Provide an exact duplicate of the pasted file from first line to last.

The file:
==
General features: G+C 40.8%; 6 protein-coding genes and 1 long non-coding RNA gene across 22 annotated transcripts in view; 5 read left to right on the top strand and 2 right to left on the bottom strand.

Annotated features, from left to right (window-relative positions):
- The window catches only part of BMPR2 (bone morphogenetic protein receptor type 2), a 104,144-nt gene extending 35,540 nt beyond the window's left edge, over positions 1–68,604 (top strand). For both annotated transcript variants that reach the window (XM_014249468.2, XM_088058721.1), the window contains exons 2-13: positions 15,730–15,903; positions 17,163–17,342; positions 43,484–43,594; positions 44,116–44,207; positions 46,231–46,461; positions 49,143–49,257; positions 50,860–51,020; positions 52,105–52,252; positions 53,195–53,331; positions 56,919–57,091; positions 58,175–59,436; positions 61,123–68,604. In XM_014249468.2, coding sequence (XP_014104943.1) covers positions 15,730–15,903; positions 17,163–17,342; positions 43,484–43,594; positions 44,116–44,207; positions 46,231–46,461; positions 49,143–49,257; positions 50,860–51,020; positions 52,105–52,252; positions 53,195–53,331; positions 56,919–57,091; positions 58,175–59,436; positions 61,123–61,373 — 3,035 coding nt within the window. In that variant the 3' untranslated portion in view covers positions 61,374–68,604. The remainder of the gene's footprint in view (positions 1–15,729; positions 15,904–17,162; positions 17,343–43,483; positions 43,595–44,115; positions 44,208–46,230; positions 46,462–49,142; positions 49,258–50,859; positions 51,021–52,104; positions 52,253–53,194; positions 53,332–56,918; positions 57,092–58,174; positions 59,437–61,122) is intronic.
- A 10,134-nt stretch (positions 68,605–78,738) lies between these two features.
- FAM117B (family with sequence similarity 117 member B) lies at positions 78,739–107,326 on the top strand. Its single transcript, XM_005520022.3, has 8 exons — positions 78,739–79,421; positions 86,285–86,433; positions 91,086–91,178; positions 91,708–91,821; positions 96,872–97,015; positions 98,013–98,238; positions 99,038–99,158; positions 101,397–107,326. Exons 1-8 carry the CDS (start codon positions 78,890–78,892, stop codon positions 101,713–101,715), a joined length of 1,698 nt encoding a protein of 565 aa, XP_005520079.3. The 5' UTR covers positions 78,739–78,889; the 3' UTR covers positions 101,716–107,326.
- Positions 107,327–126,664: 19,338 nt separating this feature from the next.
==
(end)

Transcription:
General features: G+C 40.8%; 6 protein-coding genes and 1 long non-coding RNA gene across 22 annotated transcripts in view; 5 read left to right on the top strand and 2 right to left on the bottom strand.

Annotated features, from left to right (window-relative positions):
- The window catches only part of BMPR2 (bone morphogenetic protein receptor type 2), a 104,144-nt gene extending 35,540 nt beyond the window's left edge, over positions 1–68,604 (top strand). For both annotated transcript variants that reach the window (XM_014249468.2, XM_088058721.1), the window contains exons 2-13: positions 15,730–15,903; positions 17,163–17,342; positions 43,484–43,594; positions 44,116–44,207; positions 46,231–46,461; positions 49,143–49,257; positions 50,860–51,020; positions 52,105–52,252; positions 53,195–53,331; positions 56,919–57,091; positions 58,175–59,436; positions 61,123–68,604. In XM_014249468.2, coding sequence (XP_014104943.1) covers positions 15,730–15,903; positions 17,163–17,342; positions 43,484–43,594; positions 44,116–44,207; positions 46,231–46,461; positions 49,143–49,257; positions 50,860–51,020; positions 52,105–52,252; positions 53,195–53,331; positions 56,919–57,091; positions 58,175–59,436; positions 61,123–61,373 — 3,035 coding nt within the window. In that variant the 3' untranslated portion in view covers positions 61,374–68,604. The remainder of the gene's footprint in view (positions 1–15,729; positions 15,904–17,162; positions 17,343–43,483; positions 43,595–44,115; positions 44,208–46,230; positions 46,462–49,142; positions 49,258–50,859; positions 51,021–52,104; positions 52,253–53,194; positions 53,332–56,918; positions 57,092–58,174; positions 59,437–61,122) is intronic.
- A 10,134-nt stretch (positions 68,605–78,738) lies between these two features.
- FAM117B (family with sequence similarity 117 member B) lies at positions 78,739–107,326 on the top strand. Its single transcript, XM_005520022.3, has 8 exons — positions 78,739–79,421; positions 86,285–86,433; positions 91,086–91,178; positions 91,708–91,821; positions 96,872–97,015; positions 98,013–98,238; positions 99,038–99,158; positions 101,397–107,326. Exons 1-8 carry the CDS (start codon positions 78,890–78,892, stop codon positions 101,713–101,715), a joined length of 1,698 nt encoding a protein of 565 aa, XP_005520079.3. The 5' UTR covers positions 78,739–78,889; the 3' UTR covers positions 101,716–107,326.
- Positions 107,327–126,664: 19,338 nt separating this feature from the next.